For some time now, there has been a common misunderstanding that there are certain sexual moves or positions that are a guaranteed hit with all women. But a new study has challenged this notion and set out to explain the complexities and diverse range of female sexual satisfaction.
Researchers set out to create a wider scale to measure female pleasure and orgasm by using a population-based study involving over 1,000 US adult women, ages 18 to 94. They reported their findings in a report published in the Journal of Sex & Marital Therapy.
“Most previous studies utilized clinical, college and convenience samples. We worked to change that with this research and provide data surveying a U.S. nationally representative probability sample of adult women,” said Debby Herbenick, a professor at the Indiana University School of Public Health-Bloomington and lead author of the study.
The results found that among the women surveyed, a little over 18 percent reported that intercourse alone was enough for orgasm, almost 37 percent reported that they required clitoral stimulation, and 41 percent of the respondents emphasized a preference for just one specific style of touch.
One important finding was that there was no one preferred method among the women surveyed, with responses indicating a varied array of preferences in regards to touch, location, and pressure.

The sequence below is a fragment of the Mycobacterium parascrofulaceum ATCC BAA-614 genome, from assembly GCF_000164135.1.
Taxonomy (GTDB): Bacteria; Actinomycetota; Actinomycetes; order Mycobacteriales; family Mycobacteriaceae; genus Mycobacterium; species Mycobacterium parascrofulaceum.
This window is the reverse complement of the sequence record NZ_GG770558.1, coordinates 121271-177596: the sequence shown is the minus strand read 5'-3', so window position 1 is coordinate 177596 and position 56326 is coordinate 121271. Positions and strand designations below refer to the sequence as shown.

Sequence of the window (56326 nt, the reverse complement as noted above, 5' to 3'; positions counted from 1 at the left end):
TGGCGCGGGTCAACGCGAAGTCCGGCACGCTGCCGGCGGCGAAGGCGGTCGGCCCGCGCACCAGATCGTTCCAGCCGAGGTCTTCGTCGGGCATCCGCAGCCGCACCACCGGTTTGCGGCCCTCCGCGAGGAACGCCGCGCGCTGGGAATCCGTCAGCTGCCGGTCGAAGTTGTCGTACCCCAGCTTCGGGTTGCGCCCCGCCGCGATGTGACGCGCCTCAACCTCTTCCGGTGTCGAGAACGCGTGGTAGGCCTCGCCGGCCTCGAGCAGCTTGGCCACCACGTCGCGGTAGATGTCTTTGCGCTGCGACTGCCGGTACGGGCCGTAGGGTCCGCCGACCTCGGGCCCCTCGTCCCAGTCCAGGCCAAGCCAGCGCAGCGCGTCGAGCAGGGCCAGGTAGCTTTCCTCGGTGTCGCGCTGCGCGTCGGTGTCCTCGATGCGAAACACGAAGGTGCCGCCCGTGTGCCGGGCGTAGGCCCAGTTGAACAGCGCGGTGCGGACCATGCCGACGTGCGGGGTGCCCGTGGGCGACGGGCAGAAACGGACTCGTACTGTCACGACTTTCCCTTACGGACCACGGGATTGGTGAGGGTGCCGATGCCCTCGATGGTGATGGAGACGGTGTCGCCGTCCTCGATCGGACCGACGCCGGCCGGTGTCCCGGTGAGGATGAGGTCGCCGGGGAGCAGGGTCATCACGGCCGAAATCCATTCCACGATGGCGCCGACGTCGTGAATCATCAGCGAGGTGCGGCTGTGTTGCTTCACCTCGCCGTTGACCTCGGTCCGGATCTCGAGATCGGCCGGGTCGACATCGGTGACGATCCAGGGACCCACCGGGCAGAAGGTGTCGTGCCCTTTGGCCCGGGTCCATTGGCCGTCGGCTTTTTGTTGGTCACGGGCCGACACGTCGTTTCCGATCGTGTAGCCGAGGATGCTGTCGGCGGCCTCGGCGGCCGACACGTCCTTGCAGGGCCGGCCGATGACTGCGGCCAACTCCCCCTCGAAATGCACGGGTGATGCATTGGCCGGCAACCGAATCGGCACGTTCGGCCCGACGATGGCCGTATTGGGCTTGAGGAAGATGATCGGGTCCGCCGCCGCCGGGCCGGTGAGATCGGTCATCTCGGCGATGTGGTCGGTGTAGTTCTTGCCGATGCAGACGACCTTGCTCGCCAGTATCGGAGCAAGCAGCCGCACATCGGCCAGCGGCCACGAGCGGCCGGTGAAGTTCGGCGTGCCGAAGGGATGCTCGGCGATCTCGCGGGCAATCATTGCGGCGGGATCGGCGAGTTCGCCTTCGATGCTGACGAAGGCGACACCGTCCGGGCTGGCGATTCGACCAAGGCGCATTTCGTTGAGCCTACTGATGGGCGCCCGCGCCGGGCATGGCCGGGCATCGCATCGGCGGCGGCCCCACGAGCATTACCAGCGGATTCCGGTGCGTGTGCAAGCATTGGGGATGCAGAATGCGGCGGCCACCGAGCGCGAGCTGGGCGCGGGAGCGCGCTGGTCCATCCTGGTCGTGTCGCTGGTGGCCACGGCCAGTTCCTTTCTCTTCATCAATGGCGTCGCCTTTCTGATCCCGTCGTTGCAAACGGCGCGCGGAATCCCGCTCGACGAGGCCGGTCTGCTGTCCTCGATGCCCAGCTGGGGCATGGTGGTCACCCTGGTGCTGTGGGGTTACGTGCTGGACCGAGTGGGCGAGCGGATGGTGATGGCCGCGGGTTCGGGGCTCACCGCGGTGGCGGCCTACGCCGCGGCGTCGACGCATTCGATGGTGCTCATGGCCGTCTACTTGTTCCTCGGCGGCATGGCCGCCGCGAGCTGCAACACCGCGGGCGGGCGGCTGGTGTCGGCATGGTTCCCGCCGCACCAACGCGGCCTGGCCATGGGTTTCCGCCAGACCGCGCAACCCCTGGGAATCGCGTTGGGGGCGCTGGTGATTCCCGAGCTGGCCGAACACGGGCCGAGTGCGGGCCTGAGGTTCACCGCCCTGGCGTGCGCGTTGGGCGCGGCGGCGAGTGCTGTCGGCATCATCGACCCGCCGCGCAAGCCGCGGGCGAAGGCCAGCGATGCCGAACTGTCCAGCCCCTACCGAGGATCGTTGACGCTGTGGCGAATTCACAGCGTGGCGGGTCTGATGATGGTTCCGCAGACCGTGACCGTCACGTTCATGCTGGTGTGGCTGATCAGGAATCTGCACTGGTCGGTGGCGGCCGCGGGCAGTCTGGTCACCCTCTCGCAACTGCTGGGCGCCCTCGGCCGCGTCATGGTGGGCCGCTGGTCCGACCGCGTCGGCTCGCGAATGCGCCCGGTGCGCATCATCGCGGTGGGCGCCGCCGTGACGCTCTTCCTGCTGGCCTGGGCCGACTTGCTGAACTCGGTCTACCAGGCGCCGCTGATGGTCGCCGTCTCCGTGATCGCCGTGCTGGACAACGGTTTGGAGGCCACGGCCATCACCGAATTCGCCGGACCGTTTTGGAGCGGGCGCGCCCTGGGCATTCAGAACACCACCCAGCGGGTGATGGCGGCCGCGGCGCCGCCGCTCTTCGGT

“The study results challenge the mistaken, but common, notion that there are universal ‘sex moves that work’ for everyone. On the other hand, the data also make clear that there are certain styles of touch that are more commonly preferred by women, emphasizing the value of studying sexual pleasure – and not just sexual problems,” said Brian Dodge, an associate professor in the IU School of Public Health-Bloomington and a collaborator of the study.
The study is the first of its kind to use US nationally representative data showing the varied preferences of women when it comes to sexual satisfaction and stimulation.
The study is just part of the IU School of Public Health’s Center for Sexual Health Promotion’s mission to understand and promote sexual health worldwide.
By Kay Vandette, Earth.com Staff Writer